In response to an offline query: We are not asking people to join our covenant. We seek to set people free to find out what covenant God designed them to embrace.
Our covenant is our choice to come together and fellowship in a common expression of faith. This covenant began as the expression of a very narrow minority, outsiders who had nowhere else to go, but in dire need of fellowship and communion. This online parish and covenant remain just that and nothing more. It’s a volunteer association from start to finish, and there is no expression of ill will to anyone who feels it’s time to move on. There is no social pressure at all, because the last thing we want is someone who feels constrained in their pursuit of serving Christ. We already know our path is not for everyone.
Our goal was never to grow in numbers; it still isn’t our goal. We have no budget and no facilities. However, this whole thing rests on conviction, and it is assumed each of us has at least one computer device of one kind or another which we dedicate to our kingdom service. That’s because this covenant presumes a whole human existence dedicated to that kingdom, so the computer devices are simply the nexus of how we connect with each other. Our “facility” is the Internet, which nobody owns.
We are content to remain a small and insignificant association as humans measure such things. What we want most to see is a renewal of people discovering how to be led by a heart of conviction. We have no fear of where their hearts will led them; God has always done a good job of that without any human assistance. All we are doing is sharing our experience because we simply cannot be silent. What you do with that is for you and God to decide. Our goal and our measures of “success” are to see a change in how people of faith go about the business of religion, regardless of their organizational identity.
Again: Radix Fidem is more a meta-religion than a religion, per se. It is a study led by faith on how to be better led by faith. Religion is a human response to faith; we study how to make religion more accurately representative and expressive of faith. In the process, it is impossible for us to ignore our own religious needs, so we seek ways to stay connected in sharing them.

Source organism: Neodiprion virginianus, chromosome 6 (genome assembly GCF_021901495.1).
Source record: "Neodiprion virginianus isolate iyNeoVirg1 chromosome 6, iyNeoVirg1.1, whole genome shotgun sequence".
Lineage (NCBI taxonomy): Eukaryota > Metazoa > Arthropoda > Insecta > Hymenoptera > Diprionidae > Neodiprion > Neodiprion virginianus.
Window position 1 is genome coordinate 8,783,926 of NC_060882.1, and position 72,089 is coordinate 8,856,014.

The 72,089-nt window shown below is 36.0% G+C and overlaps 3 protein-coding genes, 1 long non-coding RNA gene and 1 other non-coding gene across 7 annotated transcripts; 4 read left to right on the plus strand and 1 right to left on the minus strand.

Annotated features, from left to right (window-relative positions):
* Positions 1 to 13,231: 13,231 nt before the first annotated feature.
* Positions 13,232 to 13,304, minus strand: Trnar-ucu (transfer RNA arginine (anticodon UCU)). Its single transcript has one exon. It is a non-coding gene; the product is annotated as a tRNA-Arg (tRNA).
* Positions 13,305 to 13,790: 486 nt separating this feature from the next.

We don’t rob churches of their members. So far we have gathered just a tiny handful of folks who were poorly served by their churches, people who were already on their way out the door. That’s where I came from. Like many people, my membership in church required me to do things I found violating my convictions, and I was forbidden from doing things my convictions demanded of me. So instead of stirring up trouble in that church, I left to find my own way. I had no plans to draw anyone to my path, but people came anyway. They can leave it when their convictions lead them elsewhere. I am on the path I must take to find peace with God. Peace with God is what we want for everyone alive.
We few are proof that existing religious institutions cannot serve everyone. There can be no universal church because God Himself leads people out of such structures. We are pleased to let them ignore us, and we are pleased to work outside their boundaries. There is nothing we need to defend; we are not a problem for anyone who operates in good conscience. But we do claim the divine right to defend our choice by whatever means our faith and convictions compel.
I’ll offer a parable. We are a hospital for religious people. We are wounded, too, but we treat the wounded and discharge them when they feel ready to move on. That a few choose to stay and join the staff (refusing to be discharged) is simply inevitable, and they can still leave when they feel led away. But there will always be a small core of folks who have no other purpose in living except keep this hospital running.
We are Radix Fidem.